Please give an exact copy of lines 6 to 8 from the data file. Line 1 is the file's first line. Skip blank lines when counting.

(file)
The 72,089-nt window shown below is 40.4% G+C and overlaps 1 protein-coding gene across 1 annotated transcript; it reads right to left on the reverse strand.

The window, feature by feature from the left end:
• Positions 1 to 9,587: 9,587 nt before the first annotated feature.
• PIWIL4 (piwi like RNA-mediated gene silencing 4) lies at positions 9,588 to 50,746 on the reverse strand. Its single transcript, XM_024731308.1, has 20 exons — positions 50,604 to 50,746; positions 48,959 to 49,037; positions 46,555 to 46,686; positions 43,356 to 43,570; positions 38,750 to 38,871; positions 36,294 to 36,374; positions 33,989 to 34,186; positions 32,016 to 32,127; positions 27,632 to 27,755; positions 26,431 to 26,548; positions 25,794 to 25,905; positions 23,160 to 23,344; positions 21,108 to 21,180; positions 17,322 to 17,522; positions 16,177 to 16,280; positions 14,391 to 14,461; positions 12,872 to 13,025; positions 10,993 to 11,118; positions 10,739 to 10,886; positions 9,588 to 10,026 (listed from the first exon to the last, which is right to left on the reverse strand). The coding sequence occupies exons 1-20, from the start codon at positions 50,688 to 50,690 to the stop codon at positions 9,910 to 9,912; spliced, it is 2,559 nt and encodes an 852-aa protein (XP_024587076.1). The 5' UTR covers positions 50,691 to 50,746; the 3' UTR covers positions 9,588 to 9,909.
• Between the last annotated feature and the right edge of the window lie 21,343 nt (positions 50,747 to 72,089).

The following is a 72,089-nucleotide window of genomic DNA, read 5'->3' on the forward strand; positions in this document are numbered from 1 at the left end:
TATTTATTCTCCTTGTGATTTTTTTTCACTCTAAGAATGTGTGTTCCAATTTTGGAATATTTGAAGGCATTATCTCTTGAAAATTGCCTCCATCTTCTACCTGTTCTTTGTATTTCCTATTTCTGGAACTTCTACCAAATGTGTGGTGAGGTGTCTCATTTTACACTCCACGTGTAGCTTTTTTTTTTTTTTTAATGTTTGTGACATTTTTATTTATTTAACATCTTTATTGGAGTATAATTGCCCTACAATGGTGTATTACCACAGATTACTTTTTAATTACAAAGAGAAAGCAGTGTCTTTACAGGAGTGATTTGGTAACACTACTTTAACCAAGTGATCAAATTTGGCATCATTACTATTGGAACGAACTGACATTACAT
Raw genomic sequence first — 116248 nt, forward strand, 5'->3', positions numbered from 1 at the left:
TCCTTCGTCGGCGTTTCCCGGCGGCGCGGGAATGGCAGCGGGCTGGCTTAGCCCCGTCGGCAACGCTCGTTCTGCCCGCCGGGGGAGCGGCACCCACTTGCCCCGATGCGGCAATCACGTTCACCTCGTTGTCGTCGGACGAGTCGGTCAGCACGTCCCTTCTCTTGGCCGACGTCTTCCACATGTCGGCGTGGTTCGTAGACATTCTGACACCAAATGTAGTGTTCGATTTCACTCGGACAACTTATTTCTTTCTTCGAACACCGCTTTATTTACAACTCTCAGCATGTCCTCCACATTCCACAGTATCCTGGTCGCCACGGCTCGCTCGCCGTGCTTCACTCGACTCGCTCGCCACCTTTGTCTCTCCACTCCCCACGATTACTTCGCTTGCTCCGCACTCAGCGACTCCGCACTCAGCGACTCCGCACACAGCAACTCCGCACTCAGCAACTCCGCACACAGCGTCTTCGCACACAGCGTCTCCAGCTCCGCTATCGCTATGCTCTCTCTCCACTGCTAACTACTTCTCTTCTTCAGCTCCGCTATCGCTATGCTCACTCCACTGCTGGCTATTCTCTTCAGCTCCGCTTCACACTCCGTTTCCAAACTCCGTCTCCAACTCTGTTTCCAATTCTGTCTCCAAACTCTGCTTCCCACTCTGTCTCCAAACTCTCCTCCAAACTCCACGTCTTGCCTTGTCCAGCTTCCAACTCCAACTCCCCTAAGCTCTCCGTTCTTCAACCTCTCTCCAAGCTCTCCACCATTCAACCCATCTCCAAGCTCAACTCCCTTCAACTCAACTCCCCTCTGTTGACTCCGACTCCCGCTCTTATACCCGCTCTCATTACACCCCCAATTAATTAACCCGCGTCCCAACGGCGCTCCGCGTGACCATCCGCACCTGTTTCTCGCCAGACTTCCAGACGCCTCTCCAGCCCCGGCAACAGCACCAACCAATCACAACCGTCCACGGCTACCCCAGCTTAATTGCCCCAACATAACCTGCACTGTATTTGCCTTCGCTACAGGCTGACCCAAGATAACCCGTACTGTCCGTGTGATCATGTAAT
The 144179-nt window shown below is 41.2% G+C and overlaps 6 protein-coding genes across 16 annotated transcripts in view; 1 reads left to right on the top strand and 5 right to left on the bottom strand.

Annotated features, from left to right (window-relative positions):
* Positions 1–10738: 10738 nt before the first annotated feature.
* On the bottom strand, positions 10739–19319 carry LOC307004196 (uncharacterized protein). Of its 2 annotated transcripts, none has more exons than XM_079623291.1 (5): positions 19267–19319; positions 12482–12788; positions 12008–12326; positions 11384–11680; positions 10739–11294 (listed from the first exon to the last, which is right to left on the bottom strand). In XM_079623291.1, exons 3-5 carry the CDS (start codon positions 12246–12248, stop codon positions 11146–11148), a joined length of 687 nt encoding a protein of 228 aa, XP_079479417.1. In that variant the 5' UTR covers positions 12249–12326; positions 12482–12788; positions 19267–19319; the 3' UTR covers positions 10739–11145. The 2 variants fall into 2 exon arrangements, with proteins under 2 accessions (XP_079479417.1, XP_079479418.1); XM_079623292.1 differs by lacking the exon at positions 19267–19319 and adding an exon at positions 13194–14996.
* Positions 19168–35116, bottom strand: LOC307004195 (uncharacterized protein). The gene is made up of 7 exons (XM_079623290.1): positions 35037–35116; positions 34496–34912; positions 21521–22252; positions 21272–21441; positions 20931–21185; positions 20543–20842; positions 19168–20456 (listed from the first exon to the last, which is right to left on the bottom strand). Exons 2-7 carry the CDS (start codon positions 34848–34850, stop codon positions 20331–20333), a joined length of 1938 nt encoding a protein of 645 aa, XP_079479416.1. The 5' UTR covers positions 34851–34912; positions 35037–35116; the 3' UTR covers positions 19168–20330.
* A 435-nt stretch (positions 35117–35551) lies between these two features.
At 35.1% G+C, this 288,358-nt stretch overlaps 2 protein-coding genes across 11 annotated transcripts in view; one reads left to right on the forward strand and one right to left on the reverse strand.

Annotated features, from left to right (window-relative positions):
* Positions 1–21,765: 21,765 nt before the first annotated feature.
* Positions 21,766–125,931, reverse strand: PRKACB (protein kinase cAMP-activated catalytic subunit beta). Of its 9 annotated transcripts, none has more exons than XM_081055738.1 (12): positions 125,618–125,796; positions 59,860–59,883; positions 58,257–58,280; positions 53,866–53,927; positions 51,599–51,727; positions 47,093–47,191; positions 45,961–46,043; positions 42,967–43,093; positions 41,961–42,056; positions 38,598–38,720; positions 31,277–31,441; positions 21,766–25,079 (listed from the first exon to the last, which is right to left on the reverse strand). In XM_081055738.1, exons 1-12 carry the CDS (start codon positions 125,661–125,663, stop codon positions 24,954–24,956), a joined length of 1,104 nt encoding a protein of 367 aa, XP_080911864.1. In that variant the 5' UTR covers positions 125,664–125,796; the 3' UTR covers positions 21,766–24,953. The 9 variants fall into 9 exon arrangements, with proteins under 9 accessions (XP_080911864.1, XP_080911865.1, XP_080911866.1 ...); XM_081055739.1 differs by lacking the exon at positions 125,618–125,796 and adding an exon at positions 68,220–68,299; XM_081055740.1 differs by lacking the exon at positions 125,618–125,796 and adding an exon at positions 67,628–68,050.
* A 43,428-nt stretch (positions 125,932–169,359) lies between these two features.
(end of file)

The following is a 72,089-nucleotide window of genomic DNA, read 5'->3' on the forward strand; positions in this document are numbered from 1 at the left end:
TATTTATTCTCCTTGTGATTTTTTTTCACTCTAAGAATGTGTGTTCCAATTTTGGAATATTTGAAGGCATTATCTCTTGAAAATTGCCTCCATCTTCTACCTGTTCTTTGTATTTCCTATTTCTGGAACTTCTACCAAATGTGTGGTGAGGTGTCTCATTTTACACTCCACGTGTAGCTTTTTTTTTTTTTTTAATGTTTGTGACATTTTTATTTATTTAACATCTTTATTGGAGTATAATTGCCCTACAATGGTGTATTACCACAGATTACTTTTTAATTACAAAGAGAAAGCAGTGTCTTTACAGGAGTGATTTGGTAACACTACTTTAACCAAGTGATCAAATTTGGCATCATTACTATTGGAACGAACTGACATTACAT
Raw genomic sequence first — 116248 nt, forward strand, 5'->3', positions numbered from 1 at the left: